I have been cogitating on the reasons why we do indeed move forward at a snail’s pace.

Is it that we have too many voices competing for leadership in the debate but no one having overall leadership and responsibility?  (It does help the public to know who to shake their fist at after all).

Is the debate in the wrong hands, framed primarily by those who have a self-interest in a certain outcome?

Is it that we lack a strong and independent consumer voice (not our charities I should add) that represents the majority but reflects concern for the minority – a National Consumers Council (NCC) for data (see below)?

Is it that there is no real attempt at engagement with the wider public and political agenda on data use in the way that NHSBT has? [the latter is self-evidently true in my view].

Is it that organisations are weighing up their decisions and actions based on false assumptions and, in essence, fighting ghost?

Is it that…?

…..I am afraid I do not have a hard and fast answer other than ‘all the above’ come into play.

If there is any reason to be optimistic about the future it is because at least the Wellcome Trust work began to ask a range of questions which gets us nearer to understanding the values and principles which people are using to make decisions on how their personal data is used in different contexts.

In my view the debate about patient data in research seems to have been conducted in a sort of suspended animation; in blessed isolation from what is happening more broadly across society and for its citizens.  This has caused some of the statements made by scientists seem highly discordant to people when they compare them to their life experience.  So, saying it is technically not feasible and indeed scientifically problematical for people to restrict access to certain parts of their data feels very ‘black and white’ and indeed unreasonable to individuals unless the reasons, the pros and cons, are made clear.  Even more so when they realise that the debate within research is often about how things need to be done differently.

In this light, maybe we should be forging new alliances and working with people like the nascent Consumer Futures organisation as soon as possible.  Their brief is broader from a consumer standpoint and they have already identified the digital landscape and data as priority issues for their work.

New thinking is needed.  But, above all, maybe we just need a dose of good leadership, and a transplant of strategic thinking from NHSBT.

‘Best left alone’ is not the motto we want for our health regulators

It being half-term you can never have enough travel games on hand.

Current favourites for me are: a) guessing who will be the new Director of the Wellcome Trust and; b) thinking of  a name for the body  created if you merged all the current Research Councils into one.

I did apply for the former post since you are asking.  I am very hopeful that my double-whammy pitch of making 75% of the Wellcome Trust Governors members of the public or patients (all of whom will be paid a very reasonable INVOLVE rate of £150 a day), and of building a ‘Crick’ in every town in the UK so that everybody has a ‘Crick in their neck of the woods,’ will get me the job.  In the meantime Ted Bianco (no relation to Matt as far as I know) will be Acting Director from March.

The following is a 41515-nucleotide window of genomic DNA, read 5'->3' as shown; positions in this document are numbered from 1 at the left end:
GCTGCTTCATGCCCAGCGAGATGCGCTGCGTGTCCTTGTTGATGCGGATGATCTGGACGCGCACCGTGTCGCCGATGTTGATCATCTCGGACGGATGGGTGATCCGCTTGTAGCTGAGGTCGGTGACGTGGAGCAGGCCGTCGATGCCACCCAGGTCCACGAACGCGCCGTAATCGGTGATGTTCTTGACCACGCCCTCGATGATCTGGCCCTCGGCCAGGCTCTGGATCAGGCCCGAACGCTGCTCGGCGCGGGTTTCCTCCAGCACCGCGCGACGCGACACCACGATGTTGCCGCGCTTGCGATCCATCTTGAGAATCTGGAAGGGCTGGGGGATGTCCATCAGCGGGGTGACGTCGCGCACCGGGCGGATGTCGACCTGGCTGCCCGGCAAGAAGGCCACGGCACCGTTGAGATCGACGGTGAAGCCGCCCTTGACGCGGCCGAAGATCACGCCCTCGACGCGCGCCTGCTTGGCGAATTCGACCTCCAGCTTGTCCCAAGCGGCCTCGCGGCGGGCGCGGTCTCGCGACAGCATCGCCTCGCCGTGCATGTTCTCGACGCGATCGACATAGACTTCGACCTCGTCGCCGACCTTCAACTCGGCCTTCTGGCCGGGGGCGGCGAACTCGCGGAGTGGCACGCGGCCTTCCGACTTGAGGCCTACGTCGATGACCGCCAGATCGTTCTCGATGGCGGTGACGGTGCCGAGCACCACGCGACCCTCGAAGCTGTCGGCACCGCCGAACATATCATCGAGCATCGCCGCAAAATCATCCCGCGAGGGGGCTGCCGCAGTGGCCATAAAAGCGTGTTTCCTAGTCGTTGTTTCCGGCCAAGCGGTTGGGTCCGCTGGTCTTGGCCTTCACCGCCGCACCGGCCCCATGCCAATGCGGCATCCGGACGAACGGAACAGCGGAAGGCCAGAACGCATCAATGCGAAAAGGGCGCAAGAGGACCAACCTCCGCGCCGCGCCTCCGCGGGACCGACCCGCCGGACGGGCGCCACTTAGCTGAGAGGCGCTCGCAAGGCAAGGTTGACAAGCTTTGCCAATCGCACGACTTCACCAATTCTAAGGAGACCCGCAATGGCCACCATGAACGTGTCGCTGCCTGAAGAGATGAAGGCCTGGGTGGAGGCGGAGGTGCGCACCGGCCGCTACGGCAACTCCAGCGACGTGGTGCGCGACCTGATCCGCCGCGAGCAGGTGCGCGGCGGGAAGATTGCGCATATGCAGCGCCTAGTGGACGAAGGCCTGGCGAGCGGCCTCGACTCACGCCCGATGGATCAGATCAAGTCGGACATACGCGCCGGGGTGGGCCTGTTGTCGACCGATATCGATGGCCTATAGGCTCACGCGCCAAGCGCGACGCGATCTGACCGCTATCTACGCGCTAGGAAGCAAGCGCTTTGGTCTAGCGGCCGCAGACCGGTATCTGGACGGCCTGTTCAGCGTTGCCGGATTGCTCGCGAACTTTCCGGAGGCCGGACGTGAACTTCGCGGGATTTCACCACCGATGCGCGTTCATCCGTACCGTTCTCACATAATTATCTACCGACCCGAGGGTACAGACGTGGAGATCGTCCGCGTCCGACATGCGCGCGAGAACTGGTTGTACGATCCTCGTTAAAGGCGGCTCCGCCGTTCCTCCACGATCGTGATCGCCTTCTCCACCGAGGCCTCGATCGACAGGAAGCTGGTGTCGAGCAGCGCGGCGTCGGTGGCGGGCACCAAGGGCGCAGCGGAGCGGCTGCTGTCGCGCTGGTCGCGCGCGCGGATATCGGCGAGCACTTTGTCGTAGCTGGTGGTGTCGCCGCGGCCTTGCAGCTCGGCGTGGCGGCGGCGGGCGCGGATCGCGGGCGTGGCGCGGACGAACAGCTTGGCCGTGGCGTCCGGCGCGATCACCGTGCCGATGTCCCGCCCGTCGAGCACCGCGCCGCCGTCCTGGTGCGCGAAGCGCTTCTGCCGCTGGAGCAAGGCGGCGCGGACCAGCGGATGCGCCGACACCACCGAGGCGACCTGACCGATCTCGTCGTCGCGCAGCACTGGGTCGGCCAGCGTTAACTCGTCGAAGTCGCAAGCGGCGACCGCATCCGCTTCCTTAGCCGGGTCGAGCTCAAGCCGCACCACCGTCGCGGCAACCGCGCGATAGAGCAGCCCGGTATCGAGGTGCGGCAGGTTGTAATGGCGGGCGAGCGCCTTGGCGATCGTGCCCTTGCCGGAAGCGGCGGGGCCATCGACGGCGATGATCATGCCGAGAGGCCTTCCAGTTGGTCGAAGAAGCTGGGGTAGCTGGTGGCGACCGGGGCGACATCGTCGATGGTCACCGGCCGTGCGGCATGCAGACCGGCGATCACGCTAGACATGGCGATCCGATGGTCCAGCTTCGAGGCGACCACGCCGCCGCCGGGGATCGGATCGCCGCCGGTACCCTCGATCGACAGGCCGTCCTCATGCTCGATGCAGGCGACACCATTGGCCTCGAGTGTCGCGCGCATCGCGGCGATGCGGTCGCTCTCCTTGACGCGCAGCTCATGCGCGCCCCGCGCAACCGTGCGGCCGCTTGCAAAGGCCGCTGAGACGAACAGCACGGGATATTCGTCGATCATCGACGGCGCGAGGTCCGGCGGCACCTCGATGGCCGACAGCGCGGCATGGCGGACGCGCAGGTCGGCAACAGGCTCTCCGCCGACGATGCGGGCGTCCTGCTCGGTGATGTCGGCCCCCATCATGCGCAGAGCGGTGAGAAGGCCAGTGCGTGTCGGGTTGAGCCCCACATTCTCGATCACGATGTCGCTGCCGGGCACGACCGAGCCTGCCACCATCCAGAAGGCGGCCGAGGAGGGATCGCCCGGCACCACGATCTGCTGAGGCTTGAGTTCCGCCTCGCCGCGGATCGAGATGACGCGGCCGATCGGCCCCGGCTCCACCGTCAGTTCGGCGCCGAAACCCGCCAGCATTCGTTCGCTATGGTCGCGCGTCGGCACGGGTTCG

As for that merged body, the leading name is ‘Best Left Alone,’ on the basis that all future Science Ministers with not a clue, will find this a reassuringly named out-tray in which to put offending papers for ‘those experts to deal with.’  Not only that but, given the organisation will be based in Swindon, to most Ministers that’s as good as putting it at the end of an unmarked exit on the M4.  And, at the very worst they can quite quite truthfully report to parliament that all Government funding for the science councils has gone down a BLACK hole.

*                  *                   *

If I don’t get to see any of these visions come true then I shall turn my attention again to saving the Royal Institution (RI)  as I did just a few weeks ago.  I see the Chair of the RI Board of Trustees, Sir Richard Sykes, wrote a blog in The Guardian on 8th February with this rather curious paragraph in it:

Those present at the meeting agreed to join a Future Direction Committee, tasked by the trustees of the RI to put forward their recommendations for this new vision. Chaired by Robert Winston, this committee is determined to come up with a vision that is shaped in consultation with the wider community, including the RI membership. In my opinion, this is our opportunity to create a national strategy for science communication, advocacy and public engagement if we want Britain to be the best place in the world to do science.

Note the rather telling reference to ‘wider community’ in terms of the RI membership and begrudgingly at that don’t you think?  Sort of counts you and me out then doesn’t it?  This is all very odd given the RI campaign message is, and I paraphrase, ‘save it for the nation.’  Er, would that be the same nation, that falls outside of the wider community?  Fingers crossed they show enough trust in the nation on whose behalf they act to ask us for some ideas on what could be done with Albermarle Street.  No, no, I promise to be constructive in a concreting-over sort of way (that’s a joke, promise).